Thinking about your younger self, or perhaps a younger person you might meet who is interested in this area. What would you say to them? What advice would you give them if they wanted to get into the area of experimentation?
I would probably advise them to become really good at some key skills. One skill that is really important for me is data handling and data analysis. With that, I mean really manual data analysis. I would advise them to learn how to play with data, applied transformations, drawing data from different data sources. Learn how and also when sanity checks are necessary or useful. Never rely on reporting tools, but rather learn how to do it yourself. Once you know how to do it yourself, then you can also use reporting tools.
Obviously, statistics are also good, but if your input data is flawed, your results will be flawed as well, so understanding data, I think is key to me. And obviously when I was working in academia, you have a lot of time with this, and I was probably making mistakes every single day that you can do in data analysis, and I think that helped tremendously in my job.
Besides that, I think the other obvious things to do would be to run experiments, science experiments but also read papers, read research reports and try to be very critical, asking is it valid and is it reliable because later on in your job you have to be able to see, for example, confounding the variable.
You have to support others in understanding the result and limitations of their choices. If they still want to go with a limitation, fine, but you are the one who will point it out. It’s not easy, and because it’s not easy it is very difficult to see that an experiment is flawed or the data’s untrustworthy. You cannot know until you know, because you know!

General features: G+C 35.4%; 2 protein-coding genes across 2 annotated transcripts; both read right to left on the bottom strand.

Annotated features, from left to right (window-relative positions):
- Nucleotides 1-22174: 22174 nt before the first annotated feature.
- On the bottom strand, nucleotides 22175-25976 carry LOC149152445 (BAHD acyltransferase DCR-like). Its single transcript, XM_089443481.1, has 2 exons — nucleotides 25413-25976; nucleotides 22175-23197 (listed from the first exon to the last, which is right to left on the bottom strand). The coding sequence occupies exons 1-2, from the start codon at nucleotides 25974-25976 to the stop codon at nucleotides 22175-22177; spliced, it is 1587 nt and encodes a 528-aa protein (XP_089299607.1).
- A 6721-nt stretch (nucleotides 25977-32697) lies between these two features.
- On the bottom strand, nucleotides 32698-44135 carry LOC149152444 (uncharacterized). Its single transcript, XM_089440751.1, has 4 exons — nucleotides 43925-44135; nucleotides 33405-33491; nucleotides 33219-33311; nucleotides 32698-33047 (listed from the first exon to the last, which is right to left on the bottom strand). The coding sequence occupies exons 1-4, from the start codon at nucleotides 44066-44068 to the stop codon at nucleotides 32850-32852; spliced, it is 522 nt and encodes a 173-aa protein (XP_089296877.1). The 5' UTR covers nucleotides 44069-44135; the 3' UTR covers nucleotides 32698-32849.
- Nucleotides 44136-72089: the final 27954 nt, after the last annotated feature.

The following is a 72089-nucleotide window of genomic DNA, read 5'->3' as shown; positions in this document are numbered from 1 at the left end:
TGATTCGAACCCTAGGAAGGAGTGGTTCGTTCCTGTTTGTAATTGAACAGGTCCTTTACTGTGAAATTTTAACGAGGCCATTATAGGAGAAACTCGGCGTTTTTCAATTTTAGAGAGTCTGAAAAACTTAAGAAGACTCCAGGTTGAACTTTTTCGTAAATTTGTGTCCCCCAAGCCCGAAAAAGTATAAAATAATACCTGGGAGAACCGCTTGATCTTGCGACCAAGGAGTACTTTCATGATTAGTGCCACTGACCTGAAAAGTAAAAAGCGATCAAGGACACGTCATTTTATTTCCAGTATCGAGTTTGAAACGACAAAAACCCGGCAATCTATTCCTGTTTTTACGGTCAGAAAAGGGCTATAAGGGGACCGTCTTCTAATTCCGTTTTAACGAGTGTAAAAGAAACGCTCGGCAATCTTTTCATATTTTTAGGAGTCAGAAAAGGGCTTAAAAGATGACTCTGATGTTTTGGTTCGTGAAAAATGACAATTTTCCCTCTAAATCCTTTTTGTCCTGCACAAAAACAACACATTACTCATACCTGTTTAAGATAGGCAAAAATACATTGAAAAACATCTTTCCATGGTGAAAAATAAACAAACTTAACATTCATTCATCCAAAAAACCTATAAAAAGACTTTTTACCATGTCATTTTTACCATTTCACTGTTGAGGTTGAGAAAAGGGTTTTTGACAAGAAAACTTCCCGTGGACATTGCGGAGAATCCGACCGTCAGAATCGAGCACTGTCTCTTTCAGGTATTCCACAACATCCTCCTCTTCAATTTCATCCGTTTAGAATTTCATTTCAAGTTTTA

There is red sign around this, so it’s really a skill that you learn with hard work, and that would be my last piece of advice to the person, be prepared for situations where you have to stand your ground where people doubt you, because they will say ‘but the result looks fine to me’, but you have to say that the result is not trustworthy.
How would you explain the difference between the business that has a culture of experimentation and one that’s simply running lots of tests?
For me, the difference is definitely about whether you run experiments to learn and tell yourself whether you’re open minded for all possible outcomes, or whether you test to prove that you were right. But whether you do it this way or that way it really is a reflection of the entire company.
Because honestly, as a product manager, for example, I would say it’s impossible to stay open minded for different outcomes if your supervisor or the product development manager says whatever you’re using that’s not allowed, for example, for alterations or failed ideas and stuff like this. So I think that is something that can easily be seen actually.
And lastly, what development do you think we might see in the field of experimentation in the next 2 to 3 years?
Difficult question! In the last couple of years we have seen the strength from CRO to experimentation, but also AB Testing to experimentation and I really hope that we will resume this transformation and this trend and that more companies stop seeing experimentation as something on top that you can add later but start conceptualizing it as something that is really in the core of every business model.